You can see these views are widely shared: with FOI at the Commonwealth level back in AGD, it's a full hand for attorney generals/justice departments across the country who now manage the function in all jurisdictions. The Commonwealth brief flirtation with something different followed 20 years of NSW experience where from 1988 FOI was a Premier's Department responsibility. That too changed after the passage of reform laws in 2009. 

(Another thought: the same emphasis on the law rather than public management and access to information as a service is reflected in the many agencies at Federal and state level where the FOI function is located in the legal branch. Lawyers should play a role in FOI in the same way they do on a myriad of other issues-when required. Public servants without law degrees give effect to the law all day every day in all sorts of areas without a lawyer at their shoulder. FOI, in most places now with a pro-disclosure element, would be better placed in governance or linked to public affairs.)

This was the Deputy Secretary's explanation for the decision to move the branch to AGD:
"They came to the Department of the Prime Minister and Cabinet principally because the government had made a commitment to do broad reform to freedom of information laws. In the context of that being a significant whole-of-government activity that affects every portfolio, it was thought appropriate that that should be moved to the Department of the Prime Minister and Cabinet while those reforms were undertaken. The reforms to freedom of information have now been completed and are embedded in the implementation stages, and now it is an appropriate time for the implementation function to go back to the Attorney-General's Department."
 Ms Leon responded to Senator Rhiannon's questions regarding reduced staff:
"The reforms to FOI.. have been completed now, and that was a significant body of work that that branch was doing... It has not been a cut so much as over time priorities shift and staff are either moved around or not replaced as positions fall vacant. So over a period of four years a reduction of two or three people is not unusual in an area with changing priorities.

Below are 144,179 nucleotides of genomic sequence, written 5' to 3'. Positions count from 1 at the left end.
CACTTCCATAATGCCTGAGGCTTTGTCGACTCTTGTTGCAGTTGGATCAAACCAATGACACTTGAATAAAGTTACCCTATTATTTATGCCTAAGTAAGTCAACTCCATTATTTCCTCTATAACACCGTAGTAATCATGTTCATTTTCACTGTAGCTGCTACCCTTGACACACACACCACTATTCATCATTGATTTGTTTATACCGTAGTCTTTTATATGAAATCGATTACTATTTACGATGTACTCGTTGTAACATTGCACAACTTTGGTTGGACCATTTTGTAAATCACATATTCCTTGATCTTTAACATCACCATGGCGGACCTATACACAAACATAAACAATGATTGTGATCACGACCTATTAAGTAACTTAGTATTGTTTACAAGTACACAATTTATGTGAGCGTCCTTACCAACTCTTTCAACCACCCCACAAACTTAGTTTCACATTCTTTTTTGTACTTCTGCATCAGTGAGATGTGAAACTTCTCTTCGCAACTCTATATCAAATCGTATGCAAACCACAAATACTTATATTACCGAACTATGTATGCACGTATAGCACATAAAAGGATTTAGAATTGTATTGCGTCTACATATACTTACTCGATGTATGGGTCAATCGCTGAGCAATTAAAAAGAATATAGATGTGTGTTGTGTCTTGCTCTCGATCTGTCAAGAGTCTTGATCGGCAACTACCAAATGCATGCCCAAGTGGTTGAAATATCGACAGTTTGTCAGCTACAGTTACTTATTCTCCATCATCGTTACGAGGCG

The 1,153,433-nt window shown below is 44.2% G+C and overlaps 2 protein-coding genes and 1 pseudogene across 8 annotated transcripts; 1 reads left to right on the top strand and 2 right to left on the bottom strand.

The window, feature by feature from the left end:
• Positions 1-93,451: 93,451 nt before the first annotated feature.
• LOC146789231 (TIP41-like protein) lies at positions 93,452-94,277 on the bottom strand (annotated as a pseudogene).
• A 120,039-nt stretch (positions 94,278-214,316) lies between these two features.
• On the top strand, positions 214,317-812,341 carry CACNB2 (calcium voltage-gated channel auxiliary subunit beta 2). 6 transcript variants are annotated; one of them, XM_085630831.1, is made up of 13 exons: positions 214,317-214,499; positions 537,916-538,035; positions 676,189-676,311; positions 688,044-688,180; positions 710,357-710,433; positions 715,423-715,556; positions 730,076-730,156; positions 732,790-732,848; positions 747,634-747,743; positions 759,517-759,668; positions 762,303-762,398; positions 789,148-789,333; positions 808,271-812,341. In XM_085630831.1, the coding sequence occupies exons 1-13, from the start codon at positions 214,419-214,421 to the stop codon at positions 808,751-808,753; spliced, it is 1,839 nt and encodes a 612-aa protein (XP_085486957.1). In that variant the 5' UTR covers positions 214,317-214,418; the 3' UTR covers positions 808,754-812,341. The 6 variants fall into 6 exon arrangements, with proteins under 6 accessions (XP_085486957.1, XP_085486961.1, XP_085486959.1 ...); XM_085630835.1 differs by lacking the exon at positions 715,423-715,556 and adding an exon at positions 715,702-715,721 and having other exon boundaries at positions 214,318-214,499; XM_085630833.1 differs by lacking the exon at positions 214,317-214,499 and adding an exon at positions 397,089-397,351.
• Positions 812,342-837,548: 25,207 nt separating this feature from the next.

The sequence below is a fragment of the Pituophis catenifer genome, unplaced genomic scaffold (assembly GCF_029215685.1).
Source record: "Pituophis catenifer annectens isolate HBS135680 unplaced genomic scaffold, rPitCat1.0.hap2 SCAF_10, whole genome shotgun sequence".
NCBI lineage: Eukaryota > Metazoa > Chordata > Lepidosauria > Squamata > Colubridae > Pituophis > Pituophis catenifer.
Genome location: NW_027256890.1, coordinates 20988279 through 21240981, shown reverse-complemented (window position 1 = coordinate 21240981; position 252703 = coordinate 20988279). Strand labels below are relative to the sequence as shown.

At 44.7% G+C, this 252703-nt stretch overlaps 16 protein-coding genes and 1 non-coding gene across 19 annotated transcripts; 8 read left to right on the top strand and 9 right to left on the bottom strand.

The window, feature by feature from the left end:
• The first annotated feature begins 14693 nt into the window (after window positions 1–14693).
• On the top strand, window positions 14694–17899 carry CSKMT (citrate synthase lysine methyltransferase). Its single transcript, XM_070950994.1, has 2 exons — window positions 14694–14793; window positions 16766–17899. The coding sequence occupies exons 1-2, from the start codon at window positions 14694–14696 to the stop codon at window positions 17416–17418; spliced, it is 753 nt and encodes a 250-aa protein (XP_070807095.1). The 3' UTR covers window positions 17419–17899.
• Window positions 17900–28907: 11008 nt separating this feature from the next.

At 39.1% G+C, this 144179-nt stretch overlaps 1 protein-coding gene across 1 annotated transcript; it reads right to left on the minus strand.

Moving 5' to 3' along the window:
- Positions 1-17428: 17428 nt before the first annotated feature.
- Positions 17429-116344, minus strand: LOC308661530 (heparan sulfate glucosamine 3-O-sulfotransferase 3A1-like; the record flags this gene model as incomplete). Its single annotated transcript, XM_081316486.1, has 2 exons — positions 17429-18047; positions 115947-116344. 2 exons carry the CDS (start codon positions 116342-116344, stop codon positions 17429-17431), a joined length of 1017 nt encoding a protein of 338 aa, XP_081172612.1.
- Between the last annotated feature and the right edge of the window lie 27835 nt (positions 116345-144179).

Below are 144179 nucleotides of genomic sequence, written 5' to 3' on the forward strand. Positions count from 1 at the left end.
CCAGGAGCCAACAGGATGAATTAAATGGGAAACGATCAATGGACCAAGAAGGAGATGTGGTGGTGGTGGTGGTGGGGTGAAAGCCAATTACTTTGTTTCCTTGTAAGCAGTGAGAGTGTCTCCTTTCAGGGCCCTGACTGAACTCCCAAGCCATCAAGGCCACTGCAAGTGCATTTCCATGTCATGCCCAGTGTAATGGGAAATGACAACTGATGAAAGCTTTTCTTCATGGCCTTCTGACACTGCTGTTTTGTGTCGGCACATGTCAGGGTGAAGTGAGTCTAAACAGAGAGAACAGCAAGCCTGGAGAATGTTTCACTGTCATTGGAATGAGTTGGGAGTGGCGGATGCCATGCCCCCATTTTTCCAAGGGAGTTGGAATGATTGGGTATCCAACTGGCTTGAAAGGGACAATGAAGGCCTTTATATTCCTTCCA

Senator Rhiannon: But, considering commitments such as the consultation on a private right of action, shouldn't the government be at least retaining the staffing levels or even supplementing the resources of the branch rather than this cutback? There has been a reduction, whatever the reason.
Ms Leon : Within those existing resources of the branch, the branch has successfully produced a comprehensive discussion paper on the statutory course of action. So the numbers in the branch are adequate to enable them to perform their duties."
To an outsider the slim staff resources might partly explain the painfully slow action on privacy reform. 

Thursday, October 20, 2011

Tony Abbott's mailing list-Part 2.

A reply to my email to Tony Abbott-from my local member Malcolm Turnbull.  Nothing apparently to all those reports of substantial personal data bases held by the Liberal Party ( and others as well)?? No defence of the exemptions from the Spam and Privacy acts, but I appreciate the response nevertheless. I know Mr Abbott is busy but you will read it here if he  gets around to a reply. I won't be applying to suppress details on the Electoral Roll, but don't want further warnings the sky is to fall with personal solicitations that opening the wallet for the Liberal Party will help.

Dear Mr and Mrs Timmins,

Thanks for including my (sic) into your email – there is a link at the top & bottom of the email you received which will allow you to unsubscribe from all Liberal updates.

In regards to your question, the only information the Liberal Party would have on you is the information provided by the Electoral Commission ie. your names and address, which is publicly available. I believe you can apply to have your details suppressed – and have included a link where you can check on your details and make changes: <>

I hope this helps,

Wednesday, October 19, 2011

Privacy law reform- in the fullness of time

Sure to be in someone's lifetime.

This recent speech by Australian Law Reform Commission President Professor Rosalind Croucher provides a useful summary of the history and current status of privacy law reform, including e-health issues. Reading the timelines reinforces the view that wheels just keep spinning on issues that in 2006 were important enough to refer to the ALRC, and on which the Commission reported in 2008.

A situation confirmed in these exchanges in the Senate Estimates hearing ( at 19:53) this week for the Department of Prime Minister and Cabinet: